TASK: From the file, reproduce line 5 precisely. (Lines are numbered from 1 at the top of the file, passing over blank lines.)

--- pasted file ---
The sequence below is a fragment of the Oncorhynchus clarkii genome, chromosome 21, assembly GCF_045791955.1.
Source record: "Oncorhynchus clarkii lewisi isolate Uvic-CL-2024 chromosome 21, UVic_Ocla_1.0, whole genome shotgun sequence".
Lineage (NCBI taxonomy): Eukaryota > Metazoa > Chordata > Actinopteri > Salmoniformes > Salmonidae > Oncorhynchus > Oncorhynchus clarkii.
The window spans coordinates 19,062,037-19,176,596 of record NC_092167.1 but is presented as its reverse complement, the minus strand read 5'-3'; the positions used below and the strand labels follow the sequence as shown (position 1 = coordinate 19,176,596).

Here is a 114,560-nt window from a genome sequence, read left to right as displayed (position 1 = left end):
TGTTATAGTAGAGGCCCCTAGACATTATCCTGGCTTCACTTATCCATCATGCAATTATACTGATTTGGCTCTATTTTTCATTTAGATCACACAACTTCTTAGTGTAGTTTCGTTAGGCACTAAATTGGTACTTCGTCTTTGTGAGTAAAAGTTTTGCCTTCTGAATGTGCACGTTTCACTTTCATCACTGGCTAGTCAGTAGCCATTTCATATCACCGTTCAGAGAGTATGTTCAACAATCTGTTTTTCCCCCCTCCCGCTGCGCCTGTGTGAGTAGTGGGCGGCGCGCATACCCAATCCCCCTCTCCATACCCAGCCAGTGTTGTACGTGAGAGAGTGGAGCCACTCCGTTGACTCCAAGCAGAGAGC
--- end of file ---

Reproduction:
Here is a 114,560-nt window from a genome sequence, read left to right as displayed (position 1 = left end):